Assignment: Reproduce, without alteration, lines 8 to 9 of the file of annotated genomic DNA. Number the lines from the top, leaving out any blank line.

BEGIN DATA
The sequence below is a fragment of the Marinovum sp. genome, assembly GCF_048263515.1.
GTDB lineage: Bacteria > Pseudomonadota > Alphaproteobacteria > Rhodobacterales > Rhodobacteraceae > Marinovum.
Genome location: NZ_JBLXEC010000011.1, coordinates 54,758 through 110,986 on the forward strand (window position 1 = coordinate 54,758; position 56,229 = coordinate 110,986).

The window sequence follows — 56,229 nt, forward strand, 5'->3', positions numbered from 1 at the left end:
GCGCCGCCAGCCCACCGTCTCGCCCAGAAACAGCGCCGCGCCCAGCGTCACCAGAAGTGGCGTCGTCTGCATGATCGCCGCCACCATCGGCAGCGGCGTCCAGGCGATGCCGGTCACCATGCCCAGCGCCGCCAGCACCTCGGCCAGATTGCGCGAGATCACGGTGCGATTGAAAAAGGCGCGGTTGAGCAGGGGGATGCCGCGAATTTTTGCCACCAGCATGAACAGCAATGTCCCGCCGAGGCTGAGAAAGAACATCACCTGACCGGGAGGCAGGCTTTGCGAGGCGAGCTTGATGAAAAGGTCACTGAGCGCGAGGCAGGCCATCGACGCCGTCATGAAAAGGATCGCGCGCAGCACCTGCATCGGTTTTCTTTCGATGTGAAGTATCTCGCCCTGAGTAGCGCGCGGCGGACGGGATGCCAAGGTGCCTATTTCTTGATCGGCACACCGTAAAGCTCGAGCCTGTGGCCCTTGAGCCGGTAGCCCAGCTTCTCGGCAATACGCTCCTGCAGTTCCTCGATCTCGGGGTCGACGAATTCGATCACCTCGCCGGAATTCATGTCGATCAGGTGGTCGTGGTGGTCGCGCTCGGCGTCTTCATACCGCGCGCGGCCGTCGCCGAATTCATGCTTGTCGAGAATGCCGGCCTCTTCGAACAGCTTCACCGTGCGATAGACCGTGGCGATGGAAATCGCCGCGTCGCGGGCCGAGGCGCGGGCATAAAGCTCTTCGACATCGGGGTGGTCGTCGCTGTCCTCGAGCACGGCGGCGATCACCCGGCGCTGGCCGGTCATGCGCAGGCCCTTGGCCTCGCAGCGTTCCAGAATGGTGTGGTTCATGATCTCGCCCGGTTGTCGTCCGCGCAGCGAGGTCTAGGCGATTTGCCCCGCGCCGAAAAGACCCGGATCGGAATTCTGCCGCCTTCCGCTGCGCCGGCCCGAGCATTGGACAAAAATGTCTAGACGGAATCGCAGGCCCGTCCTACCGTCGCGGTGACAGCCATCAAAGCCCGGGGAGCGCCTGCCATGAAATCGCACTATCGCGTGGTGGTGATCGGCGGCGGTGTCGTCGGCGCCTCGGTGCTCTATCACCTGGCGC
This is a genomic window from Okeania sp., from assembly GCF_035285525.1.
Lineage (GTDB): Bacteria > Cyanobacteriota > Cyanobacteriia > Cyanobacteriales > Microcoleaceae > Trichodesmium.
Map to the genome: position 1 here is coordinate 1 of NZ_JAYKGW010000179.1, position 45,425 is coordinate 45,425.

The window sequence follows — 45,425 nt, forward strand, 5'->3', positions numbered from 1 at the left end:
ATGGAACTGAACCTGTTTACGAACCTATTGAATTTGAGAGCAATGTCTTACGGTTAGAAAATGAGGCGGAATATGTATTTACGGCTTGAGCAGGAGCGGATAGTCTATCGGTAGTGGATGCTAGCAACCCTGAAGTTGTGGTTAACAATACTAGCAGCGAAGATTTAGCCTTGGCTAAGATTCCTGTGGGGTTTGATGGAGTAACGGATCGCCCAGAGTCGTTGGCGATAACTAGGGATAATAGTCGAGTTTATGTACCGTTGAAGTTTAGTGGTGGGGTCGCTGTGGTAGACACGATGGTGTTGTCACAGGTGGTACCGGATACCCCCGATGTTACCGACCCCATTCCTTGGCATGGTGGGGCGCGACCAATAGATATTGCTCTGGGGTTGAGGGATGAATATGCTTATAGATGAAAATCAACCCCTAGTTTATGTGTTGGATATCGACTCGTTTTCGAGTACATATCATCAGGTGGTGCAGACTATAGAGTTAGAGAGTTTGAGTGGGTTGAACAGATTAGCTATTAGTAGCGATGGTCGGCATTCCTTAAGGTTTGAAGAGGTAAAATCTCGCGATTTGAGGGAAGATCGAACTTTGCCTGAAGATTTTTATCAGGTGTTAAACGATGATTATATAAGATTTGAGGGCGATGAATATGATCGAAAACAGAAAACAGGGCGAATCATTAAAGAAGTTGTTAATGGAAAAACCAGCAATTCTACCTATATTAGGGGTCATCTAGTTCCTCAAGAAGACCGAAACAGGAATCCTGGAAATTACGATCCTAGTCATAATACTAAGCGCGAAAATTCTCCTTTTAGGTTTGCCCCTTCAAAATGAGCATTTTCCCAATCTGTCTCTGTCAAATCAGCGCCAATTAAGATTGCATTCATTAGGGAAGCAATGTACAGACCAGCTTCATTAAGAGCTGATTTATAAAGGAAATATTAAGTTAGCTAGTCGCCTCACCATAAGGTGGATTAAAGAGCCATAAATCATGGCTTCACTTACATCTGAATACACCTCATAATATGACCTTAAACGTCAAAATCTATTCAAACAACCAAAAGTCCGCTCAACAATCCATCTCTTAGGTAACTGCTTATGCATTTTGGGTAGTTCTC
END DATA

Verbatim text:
Map to the genome: position 1 here is coordinate 1 of NZ_JAYKGW010000179.1, position 45,425 is coordinate 45,425.

The window sequence follows — 45,425 nt, forward strand, 5'->3', positions numbered from 1 at the left end: